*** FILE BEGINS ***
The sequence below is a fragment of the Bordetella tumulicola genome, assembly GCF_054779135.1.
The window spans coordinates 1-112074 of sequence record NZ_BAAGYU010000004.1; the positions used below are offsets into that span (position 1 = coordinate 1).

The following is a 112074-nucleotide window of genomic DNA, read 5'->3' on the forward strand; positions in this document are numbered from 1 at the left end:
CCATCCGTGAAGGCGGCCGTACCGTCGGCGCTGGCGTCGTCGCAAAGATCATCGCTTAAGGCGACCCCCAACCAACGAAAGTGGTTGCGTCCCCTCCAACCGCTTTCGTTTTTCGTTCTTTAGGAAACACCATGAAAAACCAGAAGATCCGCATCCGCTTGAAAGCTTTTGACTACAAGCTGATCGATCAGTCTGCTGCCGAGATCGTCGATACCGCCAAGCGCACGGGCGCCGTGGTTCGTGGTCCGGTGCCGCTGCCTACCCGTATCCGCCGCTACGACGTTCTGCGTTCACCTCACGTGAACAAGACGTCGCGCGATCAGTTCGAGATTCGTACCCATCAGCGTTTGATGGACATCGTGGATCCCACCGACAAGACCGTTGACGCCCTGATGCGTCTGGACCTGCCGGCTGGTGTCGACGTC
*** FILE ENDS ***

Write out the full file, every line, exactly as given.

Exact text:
The sequence below is a fragment of the Bordetella tumulicola genome, assembly GCF_054779135.1.
The window spans coordinates 1-112074 of sequence record NZ_BAAGYU010000004.1; the positions used below are offsets into that span (position 1 = coordinate 1).

The following is a 112074-nucleotide window of genomic DNA, read 5'->3' on the forward strand; positions in this document are numbered from 1 at the left end:
CCATCCGTGAAGGCGGCCGTACCGTCGGCGCTGGCGTCGTCGCAAAGATCATCGCTTAAGGCGACCCCCAACCAACGAAAGTGGTTGCGTCCCCTCCAACCGCTTTCGTTTTTCGTTCTTTAGGAAACACCATGAAAAACCAGAAGATCCGCATCCGCTTGAAAGCTTTTGACTACAAGCTGATCGATCAGTCTGCTGCCGAGATCGTCGATACCGCCAAGCGCACGGGCGCCGTGGTTCGTGGTCCGGTGCCGCTGCCTACCCGTATCCGCCGCTACGACGTTCTGCGTTCACCTCACGTGAACAAGACGTCGCGCGATCAGTTCGAGATTCGTACCCATCAGCGTTTGATGGACATCGTGGATCCCACCGACAAGACCGTTGACGCCCTGATGCGTCTGGACCTGCCGGCTGGTGTCGACGTC